Farm workers harvest fruit of harsh pruning
Jake van der Kamp
About 10 years ago, when I was working as a stockbroker, there was a time we had United States clients calling in wanting Dairy Farm on the grounds that it was the Asian Wal-Mart.
It looked right at the time. Here was a fast-growing retail chain, founded in Hong Kong and spreading throughout Asia, in a period when consumers were moving from wet markets to supermarkets.
It was run on Western management principles, and management said all the right things to give a warm feeling to institutional investors.
It did not work out so well in the end.
The core Hong Kong operations soldiered along, but conditions in the rest of Asia proved more difficult than expected.
Then management decided that Europe provided better opportunities. It was an unfortunate decision.
A British purchase, Kwik Save, sputtered along for a while but eventually proved to have too low a return, while a Spanish chain, Simago, sank almost from the moment it was purchased.
The share price tells the story. If you take it relative to the Hang Seng Index, with a starting base of 100 in January 1991, then in May last year Dairy Farm showed a value of only 11.1.
In other words, you would have done nine times as well buying the Hang Seng Index as buying Dairy Farm over that period.
Of course, it is a Singapore listed stock now and trades in US dollars, but most of its operating profits still come from Hong Kong and so I would ignore the fact that the parent, Jardines, took a fright about Hong Kong.
And now for the good news. In June last year, a new chief executive was appointed, Ronald Floto, who has 25 years in the retailing industry.
He and his team quickly set about pulling the company out of Europe, disposing of losers and putting their time into the core retailing business in Asia.
Dairy Farm was at last concentrating on returns to shareholders, and the change immediately showed up in the share price. For the past year, the stock has been an out-performer of the Hang Seng Index, despite having its business in a sector heavily affected by the economic slump.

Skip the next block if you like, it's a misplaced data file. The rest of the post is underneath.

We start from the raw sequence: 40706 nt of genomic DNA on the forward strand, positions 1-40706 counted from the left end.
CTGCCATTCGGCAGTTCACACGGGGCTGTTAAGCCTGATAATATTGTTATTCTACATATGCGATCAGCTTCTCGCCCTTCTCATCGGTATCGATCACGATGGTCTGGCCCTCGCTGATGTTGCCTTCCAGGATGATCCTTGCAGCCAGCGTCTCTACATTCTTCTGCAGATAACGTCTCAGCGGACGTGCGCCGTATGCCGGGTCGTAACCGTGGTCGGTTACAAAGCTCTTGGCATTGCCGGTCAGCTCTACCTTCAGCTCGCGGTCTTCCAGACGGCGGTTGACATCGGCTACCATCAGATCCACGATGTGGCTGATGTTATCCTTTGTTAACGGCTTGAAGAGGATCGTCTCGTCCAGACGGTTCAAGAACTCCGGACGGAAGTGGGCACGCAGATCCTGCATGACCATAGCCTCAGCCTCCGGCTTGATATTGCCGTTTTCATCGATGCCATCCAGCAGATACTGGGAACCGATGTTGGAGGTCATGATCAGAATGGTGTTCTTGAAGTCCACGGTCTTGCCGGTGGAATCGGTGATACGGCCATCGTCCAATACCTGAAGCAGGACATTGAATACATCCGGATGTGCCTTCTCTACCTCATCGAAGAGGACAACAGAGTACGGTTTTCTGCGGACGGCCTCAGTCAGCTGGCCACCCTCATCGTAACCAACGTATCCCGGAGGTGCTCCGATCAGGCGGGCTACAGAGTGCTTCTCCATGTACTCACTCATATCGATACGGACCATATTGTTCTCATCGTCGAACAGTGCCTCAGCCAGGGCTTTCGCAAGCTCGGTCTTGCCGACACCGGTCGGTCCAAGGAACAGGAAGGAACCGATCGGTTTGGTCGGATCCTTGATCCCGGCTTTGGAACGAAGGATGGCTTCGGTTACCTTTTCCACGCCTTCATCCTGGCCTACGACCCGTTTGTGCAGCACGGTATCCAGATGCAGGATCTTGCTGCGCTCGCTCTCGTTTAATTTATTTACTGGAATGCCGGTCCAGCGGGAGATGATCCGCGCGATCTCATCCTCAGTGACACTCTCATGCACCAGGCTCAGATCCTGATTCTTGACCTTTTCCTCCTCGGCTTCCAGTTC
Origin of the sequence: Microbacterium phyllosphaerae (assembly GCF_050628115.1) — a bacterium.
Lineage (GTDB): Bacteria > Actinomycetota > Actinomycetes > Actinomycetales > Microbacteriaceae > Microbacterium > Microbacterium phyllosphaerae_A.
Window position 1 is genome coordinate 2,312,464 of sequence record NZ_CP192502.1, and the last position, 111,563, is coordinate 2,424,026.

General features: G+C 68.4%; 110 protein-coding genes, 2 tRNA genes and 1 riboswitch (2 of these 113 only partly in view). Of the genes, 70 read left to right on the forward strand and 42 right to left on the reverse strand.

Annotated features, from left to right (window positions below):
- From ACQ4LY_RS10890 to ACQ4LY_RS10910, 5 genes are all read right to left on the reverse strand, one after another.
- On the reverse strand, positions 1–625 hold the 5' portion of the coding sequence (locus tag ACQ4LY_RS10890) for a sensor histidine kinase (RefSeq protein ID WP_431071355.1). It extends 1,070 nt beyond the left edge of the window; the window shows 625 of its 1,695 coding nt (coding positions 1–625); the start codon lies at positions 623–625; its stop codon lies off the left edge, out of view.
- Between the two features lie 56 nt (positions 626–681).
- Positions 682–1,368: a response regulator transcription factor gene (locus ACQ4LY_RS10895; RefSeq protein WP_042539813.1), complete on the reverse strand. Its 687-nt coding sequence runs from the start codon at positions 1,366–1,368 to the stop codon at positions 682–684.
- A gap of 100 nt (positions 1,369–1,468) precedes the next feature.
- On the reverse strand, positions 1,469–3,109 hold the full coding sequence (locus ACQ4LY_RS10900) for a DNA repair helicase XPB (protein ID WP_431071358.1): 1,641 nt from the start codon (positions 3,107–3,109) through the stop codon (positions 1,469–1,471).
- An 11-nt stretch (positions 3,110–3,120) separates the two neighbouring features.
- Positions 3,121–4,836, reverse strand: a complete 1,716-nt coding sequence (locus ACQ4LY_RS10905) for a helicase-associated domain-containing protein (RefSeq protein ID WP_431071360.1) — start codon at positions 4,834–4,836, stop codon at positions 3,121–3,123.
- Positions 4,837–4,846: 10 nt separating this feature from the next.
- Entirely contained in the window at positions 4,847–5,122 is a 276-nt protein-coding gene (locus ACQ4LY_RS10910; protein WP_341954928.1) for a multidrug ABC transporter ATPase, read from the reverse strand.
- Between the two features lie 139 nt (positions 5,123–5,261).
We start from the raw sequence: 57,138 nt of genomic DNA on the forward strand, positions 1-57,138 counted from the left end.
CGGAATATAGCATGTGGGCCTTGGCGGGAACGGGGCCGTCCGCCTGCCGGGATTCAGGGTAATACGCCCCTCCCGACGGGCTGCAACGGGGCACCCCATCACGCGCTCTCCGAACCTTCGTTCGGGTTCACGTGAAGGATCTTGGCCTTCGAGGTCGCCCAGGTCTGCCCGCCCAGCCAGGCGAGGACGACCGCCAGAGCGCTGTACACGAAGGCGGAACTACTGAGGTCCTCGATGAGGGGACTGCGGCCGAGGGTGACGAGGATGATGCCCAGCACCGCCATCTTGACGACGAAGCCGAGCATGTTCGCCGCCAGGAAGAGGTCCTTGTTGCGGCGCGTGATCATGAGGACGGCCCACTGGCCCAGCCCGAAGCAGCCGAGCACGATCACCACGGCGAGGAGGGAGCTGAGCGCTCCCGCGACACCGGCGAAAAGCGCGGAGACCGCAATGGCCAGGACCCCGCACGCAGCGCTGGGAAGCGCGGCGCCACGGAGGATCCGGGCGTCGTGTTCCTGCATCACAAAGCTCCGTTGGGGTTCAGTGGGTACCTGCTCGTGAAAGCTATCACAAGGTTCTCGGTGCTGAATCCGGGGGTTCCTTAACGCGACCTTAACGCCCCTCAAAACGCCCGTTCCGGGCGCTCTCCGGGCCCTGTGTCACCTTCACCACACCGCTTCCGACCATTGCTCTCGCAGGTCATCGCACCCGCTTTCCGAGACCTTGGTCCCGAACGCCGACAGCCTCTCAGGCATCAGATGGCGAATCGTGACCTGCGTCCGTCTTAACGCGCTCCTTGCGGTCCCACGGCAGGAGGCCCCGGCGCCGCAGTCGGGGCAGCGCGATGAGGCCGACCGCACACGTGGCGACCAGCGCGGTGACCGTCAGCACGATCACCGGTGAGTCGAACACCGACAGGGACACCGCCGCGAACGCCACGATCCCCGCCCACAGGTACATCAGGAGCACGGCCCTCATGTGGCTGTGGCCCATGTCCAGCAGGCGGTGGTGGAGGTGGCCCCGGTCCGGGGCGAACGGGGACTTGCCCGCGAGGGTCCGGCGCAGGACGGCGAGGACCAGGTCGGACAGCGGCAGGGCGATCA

There are two things I like about all this. The first is that it is a classic turnaround story, the sort of thing investors dream of finding. This is always a delight in the investment business.
The second is that it gives investment analysts a textbook lesson in how their jobs are changing.
The old emphasis on earnings growth, price-earnings ratios and reams of descriptive text has proven a failure. It provided no warning signals of the crash last year.
In the future, analysts will have to concentrate more on longer-term cash flows and the cost of doing business.
I have in front of me a company report on Dairy Farm by HSBC Securities, and on the front page ratios there is the notation ROCE/WACC(x).
This stands for the multiple of return on capital employed over the weighted average cost of capital.
It is forecast to be a rising figure for Dairy Farm, and inside the report there is a thorough analysis of why.
This is the way things are going in the future and rightly so. Dairy Farm is a good way for analysts to get their teeth into it.
I'm not touting the stock. The retailing business in Asia is in dire shape and Dairy Farm could still suffer from it.
But there is a case to be made now that it will do better than its peers.